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Exempting or Redacting a Record? Give a Brief Explanation.


September 11, 2013 by Paul Sullivan
Category: Public Records Act

A recent state Court of Appeals decision, City of Lakewood v. Koenig, held the City of Lakewood liable for costs and attorney fees when the city redacted information from a requested public record but failed to provide a "brief explanation" for the redaction.  (The city had redacted driver's license and social security numbers, as well as date of birth information.)  Lakewood stated statutory authority for the redactions, but it gave no "brief explanation," contrary to RCW 42.56.210(3):

Agency responses refusing, in whole or in part, inspection of any public record shall include a statement of the specific exemption authorizing the withholding of the record (or part) and a brief explanation of how the exemption applies to the record withheld. 

(My emphasis)

In reaching its decision, the court found that the city "did no more than identify the information that was withheld and cite the statutes that it believed exempted the information," thus violating the statutory requirement for an explanation.  This failure entitled Koenig to costs and attorney fees.

Lesson to be learned when redacting information or denying access to a record: merely citing to a statute as the basis for redacting information or exempting a record is not sufficient. You must also briefly explain how that statute applies to the information redacted or the record withheld. So, for example, if you are redacting information identifying a crime victim who has requested nondisclosure of that information pursuant to RCW 42.56.240(2), say that; don’t just say you are redacting pursuant to RCW 42.56.240(2).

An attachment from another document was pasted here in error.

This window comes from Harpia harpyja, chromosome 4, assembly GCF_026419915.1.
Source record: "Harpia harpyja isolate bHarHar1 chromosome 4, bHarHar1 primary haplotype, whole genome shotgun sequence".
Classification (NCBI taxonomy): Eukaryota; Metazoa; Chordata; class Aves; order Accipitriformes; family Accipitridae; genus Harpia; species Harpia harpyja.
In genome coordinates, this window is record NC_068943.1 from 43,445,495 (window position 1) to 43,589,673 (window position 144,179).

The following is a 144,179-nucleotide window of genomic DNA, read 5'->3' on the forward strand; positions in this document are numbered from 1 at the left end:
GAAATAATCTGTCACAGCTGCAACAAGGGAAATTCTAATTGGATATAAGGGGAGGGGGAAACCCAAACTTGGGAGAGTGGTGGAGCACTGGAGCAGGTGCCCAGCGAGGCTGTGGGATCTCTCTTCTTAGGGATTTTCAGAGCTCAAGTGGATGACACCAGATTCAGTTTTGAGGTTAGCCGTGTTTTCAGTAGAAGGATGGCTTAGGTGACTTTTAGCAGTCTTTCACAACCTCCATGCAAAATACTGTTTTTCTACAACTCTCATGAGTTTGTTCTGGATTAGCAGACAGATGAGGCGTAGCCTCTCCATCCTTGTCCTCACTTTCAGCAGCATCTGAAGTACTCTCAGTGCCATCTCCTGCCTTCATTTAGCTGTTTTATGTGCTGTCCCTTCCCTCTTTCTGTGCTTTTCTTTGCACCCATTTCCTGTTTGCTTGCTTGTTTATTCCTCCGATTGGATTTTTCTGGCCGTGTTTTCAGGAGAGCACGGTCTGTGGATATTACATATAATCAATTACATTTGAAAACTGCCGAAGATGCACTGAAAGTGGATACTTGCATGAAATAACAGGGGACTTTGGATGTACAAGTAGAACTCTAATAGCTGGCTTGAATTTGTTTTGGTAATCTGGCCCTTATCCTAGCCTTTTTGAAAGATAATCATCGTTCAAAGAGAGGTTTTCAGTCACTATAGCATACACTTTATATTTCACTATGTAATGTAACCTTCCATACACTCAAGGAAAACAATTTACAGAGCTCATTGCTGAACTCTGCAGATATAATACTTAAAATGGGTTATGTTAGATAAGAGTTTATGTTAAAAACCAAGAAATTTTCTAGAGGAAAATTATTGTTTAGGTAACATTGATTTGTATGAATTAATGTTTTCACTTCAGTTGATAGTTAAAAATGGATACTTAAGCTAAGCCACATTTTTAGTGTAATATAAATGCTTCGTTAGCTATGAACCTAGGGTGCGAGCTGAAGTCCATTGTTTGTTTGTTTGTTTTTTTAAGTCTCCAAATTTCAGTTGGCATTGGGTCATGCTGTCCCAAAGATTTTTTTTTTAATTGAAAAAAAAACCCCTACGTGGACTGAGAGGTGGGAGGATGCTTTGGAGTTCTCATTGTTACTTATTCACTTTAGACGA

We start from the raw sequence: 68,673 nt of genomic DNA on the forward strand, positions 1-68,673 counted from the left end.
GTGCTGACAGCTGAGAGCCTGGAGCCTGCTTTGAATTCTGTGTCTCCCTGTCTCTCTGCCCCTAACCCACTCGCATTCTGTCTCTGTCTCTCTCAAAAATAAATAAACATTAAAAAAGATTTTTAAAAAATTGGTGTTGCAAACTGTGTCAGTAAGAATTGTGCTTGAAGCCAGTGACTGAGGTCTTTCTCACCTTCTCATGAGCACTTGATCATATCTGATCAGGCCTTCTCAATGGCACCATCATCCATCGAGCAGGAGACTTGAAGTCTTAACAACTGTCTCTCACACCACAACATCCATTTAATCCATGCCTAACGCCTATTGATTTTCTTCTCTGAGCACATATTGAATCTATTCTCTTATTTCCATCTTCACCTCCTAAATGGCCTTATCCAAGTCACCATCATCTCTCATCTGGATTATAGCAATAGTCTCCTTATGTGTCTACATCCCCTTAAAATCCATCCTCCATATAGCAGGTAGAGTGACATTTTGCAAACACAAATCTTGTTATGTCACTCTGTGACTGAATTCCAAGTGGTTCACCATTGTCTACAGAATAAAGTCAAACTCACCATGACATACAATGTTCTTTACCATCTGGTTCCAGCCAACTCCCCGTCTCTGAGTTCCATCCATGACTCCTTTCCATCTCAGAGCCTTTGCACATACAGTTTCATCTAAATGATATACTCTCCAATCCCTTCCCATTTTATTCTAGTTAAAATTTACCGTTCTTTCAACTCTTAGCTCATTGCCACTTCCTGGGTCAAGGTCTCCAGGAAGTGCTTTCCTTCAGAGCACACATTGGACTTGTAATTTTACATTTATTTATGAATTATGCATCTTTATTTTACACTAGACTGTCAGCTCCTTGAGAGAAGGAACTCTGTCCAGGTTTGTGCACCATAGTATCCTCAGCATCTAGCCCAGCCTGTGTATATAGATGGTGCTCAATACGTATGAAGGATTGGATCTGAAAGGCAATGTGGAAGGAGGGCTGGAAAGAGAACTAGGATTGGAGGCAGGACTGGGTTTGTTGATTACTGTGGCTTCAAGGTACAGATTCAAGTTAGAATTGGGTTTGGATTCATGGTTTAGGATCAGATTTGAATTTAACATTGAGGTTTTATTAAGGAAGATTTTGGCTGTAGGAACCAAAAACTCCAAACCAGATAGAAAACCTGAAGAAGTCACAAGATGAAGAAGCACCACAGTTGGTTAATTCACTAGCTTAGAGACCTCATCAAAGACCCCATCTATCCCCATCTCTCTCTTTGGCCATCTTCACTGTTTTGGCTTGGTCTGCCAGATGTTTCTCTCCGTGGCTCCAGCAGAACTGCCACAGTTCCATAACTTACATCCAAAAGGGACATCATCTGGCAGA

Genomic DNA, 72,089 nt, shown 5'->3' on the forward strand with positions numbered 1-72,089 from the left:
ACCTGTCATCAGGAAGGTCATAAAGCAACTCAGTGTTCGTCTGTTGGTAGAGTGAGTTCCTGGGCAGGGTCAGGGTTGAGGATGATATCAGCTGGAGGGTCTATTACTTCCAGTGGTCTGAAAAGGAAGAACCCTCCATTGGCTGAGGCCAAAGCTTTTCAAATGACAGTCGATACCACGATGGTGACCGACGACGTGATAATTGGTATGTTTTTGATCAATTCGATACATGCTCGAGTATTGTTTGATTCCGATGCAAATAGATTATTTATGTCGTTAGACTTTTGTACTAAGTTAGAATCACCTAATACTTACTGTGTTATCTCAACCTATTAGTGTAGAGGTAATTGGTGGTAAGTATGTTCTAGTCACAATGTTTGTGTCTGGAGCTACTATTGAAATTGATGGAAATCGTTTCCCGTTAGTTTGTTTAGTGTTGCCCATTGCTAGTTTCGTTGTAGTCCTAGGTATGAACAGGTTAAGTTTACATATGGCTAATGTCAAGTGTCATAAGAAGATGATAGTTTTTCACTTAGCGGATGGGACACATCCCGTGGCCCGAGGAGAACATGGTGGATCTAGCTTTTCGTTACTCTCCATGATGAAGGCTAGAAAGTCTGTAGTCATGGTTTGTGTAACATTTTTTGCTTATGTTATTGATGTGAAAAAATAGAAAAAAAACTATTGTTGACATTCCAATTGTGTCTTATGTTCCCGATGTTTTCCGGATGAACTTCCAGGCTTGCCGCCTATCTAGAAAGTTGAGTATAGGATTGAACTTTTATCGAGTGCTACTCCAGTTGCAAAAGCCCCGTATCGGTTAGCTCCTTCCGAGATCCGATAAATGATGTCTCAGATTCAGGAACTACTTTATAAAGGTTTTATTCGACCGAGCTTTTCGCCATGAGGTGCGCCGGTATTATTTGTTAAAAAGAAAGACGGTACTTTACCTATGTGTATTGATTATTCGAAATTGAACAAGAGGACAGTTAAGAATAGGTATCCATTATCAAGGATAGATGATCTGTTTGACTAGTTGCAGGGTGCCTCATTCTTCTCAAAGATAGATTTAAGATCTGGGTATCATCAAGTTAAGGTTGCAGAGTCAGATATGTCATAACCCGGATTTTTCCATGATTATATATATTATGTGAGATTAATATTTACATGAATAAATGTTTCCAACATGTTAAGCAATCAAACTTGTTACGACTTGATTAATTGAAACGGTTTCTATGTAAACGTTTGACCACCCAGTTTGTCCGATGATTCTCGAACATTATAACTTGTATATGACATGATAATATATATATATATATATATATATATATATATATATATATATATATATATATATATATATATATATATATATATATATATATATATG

I also wanted to bring your attention to footnote 3 at the end of the court's decision. While the court did not address the question of whether the city properly redacted driver's license numbers from the disclosed records, the court expressed its "concern over the legislature's failure to expressly provide adequate protection for personal identifying information in the PRA statute," despite the legislature's acknowledgement "that disclosure of such personal identifying information of such personal identifying information can be harmful to private citizens."  The court concluded: "we believe that the failure to include an express PRA exemption that impedes the crime of identity theft and protects the release of personal identifying information appears to be an unfortunate oversight but that it is up to the legislature not the courts, to address." I hope the legislature listens.

About Paul Sullivan

Paul has worked with local governments since 1974 and has authored MRSC publications on local elections, ordinances, and general local government operation. He also provides training on the Open Public Meetings Act.

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